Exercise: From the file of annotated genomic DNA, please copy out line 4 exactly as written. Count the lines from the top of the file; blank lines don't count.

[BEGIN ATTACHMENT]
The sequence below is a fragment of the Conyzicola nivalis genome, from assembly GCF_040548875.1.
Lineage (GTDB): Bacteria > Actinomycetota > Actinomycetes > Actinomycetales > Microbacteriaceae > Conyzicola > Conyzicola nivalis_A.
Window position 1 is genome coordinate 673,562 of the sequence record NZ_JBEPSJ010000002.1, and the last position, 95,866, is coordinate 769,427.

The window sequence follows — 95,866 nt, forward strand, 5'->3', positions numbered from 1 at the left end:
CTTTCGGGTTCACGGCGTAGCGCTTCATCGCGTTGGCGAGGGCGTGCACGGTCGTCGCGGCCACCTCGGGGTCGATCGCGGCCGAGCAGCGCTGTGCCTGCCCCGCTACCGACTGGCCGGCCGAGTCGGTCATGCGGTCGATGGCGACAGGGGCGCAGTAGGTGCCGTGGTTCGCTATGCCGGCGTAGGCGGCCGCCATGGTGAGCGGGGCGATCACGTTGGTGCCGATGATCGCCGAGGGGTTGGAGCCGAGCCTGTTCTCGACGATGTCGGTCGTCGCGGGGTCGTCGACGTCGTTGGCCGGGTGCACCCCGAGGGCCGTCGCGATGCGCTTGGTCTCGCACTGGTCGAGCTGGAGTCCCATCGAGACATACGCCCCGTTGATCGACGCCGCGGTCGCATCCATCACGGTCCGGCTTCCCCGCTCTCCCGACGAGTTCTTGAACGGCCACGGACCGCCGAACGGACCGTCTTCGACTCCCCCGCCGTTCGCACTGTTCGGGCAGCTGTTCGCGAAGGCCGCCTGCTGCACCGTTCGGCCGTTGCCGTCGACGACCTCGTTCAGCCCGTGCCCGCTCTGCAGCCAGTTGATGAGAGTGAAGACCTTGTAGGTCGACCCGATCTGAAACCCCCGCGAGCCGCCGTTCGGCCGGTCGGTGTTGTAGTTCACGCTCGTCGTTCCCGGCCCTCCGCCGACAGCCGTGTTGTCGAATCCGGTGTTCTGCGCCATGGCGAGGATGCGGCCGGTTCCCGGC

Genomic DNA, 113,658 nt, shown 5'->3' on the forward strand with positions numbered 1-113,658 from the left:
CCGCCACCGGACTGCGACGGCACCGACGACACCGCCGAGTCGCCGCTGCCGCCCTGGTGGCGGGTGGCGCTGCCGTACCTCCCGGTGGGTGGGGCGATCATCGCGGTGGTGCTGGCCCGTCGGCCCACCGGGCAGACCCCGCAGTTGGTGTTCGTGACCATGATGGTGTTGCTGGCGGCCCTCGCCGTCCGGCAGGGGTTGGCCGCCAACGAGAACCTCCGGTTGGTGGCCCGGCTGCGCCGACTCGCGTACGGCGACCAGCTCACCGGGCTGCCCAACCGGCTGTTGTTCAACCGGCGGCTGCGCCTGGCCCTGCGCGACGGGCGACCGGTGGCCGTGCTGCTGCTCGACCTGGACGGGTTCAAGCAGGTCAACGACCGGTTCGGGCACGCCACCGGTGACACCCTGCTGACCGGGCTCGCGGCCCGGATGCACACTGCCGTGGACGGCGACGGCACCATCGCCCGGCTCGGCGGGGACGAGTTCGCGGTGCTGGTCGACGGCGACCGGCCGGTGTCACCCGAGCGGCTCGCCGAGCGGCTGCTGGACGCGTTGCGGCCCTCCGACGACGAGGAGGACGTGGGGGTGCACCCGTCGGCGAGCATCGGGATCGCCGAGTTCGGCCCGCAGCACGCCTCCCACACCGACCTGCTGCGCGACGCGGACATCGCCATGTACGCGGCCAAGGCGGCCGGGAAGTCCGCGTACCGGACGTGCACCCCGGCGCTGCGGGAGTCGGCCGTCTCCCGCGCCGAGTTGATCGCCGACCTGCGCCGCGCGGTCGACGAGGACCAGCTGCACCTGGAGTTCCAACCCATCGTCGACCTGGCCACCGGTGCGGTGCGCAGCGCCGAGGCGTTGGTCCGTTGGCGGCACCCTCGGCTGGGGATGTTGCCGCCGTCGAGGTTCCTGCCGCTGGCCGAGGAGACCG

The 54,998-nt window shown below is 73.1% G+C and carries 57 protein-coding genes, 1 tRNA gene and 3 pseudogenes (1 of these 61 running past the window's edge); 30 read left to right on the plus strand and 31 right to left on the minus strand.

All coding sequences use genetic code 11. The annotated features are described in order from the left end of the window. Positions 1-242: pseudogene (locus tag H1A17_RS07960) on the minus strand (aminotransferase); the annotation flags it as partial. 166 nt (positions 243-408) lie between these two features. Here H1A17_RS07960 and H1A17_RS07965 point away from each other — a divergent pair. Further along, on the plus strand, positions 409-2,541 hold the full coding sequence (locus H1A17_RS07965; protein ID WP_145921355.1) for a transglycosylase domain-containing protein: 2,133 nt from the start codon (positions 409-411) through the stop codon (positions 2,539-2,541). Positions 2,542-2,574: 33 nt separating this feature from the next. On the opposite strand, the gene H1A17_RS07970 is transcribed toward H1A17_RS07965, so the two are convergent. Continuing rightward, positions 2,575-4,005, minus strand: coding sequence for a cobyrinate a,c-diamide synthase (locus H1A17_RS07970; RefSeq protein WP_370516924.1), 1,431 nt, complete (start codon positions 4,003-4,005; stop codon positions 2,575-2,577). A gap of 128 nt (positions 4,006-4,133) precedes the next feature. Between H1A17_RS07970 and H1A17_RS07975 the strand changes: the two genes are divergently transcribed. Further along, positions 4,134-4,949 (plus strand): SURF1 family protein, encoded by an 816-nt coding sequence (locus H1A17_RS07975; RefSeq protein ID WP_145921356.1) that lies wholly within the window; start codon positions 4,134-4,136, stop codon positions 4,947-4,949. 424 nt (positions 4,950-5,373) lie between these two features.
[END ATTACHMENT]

The window sequence follows — 95,866 nt, forward strand, 5'->3', positions numbered from 1 at the left end: